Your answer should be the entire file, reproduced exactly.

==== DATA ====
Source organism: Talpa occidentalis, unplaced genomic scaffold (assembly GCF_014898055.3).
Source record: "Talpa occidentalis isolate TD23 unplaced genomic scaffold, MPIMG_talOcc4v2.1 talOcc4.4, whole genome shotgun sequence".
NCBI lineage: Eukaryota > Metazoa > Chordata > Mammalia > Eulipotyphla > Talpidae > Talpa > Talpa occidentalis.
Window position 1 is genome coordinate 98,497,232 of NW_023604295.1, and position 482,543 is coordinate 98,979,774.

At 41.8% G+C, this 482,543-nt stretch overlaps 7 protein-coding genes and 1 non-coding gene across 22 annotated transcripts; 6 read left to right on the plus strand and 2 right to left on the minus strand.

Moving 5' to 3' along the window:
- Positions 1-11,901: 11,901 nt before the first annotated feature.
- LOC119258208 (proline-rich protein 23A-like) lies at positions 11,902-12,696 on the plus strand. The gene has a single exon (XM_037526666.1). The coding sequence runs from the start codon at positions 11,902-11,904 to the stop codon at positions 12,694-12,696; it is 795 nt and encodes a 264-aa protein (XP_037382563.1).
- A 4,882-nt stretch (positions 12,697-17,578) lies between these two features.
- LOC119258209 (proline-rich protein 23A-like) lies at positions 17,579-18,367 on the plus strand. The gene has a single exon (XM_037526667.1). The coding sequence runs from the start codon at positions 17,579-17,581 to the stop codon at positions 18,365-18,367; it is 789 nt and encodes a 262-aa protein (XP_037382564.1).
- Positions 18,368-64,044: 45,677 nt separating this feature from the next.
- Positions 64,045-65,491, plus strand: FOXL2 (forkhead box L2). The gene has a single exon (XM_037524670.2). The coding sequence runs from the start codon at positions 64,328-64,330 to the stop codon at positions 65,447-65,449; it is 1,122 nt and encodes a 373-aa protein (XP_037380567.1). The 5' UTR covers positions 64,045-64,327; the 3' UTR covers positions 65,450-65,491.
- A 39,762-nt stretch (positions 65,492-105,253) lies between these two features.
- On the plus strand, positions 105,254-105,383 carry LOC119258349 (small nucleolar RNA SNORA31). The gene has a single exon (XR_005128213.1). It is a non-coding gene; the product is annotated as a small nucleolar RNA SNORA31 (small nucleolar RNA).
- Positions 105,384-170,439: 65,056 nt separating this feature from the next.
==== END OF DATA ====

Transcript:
Source organism: Talpa occidentalis, unplaced genomic scaffold (assembly GCF_014898055.3).
Source record: "Talpa occidentalis isolate TD23 unplaced genomic scaffold, MPIMG_talOcc4v2.1 talOcc4.4, whole genome shotgun sequence".
NCBI lineage: Eukaryota > Metazoa > Chordata > Mammalia > Eulipotyphla > Talpidae > Talpa > Talpa occidentalis.
Window position 1 is genome coordinate 98,497,232 of NW_023604295.1, and position 482,543 is coordinate 98,979,774.

At 41.8% G+C, this 482,543-nt stretch overlaps 7 protein-coding genes and 1 non-coding gene across 22 annotated transcripts; 6 read left to right on the plus strand and 2 right to left on the minus strand.

Moving 5' to 3' along the window:
- Positions 1-11,901: 11,901 nt before the first annotated feature.
- LOC119258208 (proline-rich protein 23A-like) lies at positions 11,902-12,696 on the plus strand. The gene has a single exon (XM_037526666.1). The coding sequence runs from the start codon at positions 11,902-11,904 to the stop codon at positions 12,694-12,696; it is 795 nt and encodes a 264-aa protein (XP_037382563.1).
- A 4,882-nt stretch (positions 12,697-17,578) lies between these two features.
- LOC119258209 (proline-rich protein 23A-like) lies at positions 17,579-18,367 on the plus strand. The gene has a single exon (XM_037526667.1). The coding sequence runs from the start codon at positions 17,579-17,581 to the stop codon at positions 18,365-18,367; it is 789 nt and encodes a 262-aa protein (XP_037382564.1).
- Positions 18,368-64,044: 45,677 nt separating this feature from the next.
- Positions 64,045-65,491, plus strand: FOXL2 (forkhead box L2). The gene has a single exon (XM_037524670.2). The coding sequence runs from the start codon at positions 64,328-64,330 to the stop codon at positions 65,447-65,449; it is 1,122 nt and encodes a 373-aa protein (XP_037380567.1). The 5' UTR covers positions 64,045-64,327; the 3' UTR covers positions 65,450-65,491.
- A 39,762-nt stretch (positions 65,492-105,253) lies between these two features.
- On the plus strand, positions 105,254-105,383 carry LOC119258349 (small nucleolar RNA SNORA31). The gene has a single exon (XR_005128213.1). It is a non-coding gene; the product is annotated as a small nucleolar RNA SNORA31 (small nucleolar RNA).
- Positions 105,384-170,439: 65,056 nt separating this feature from the next.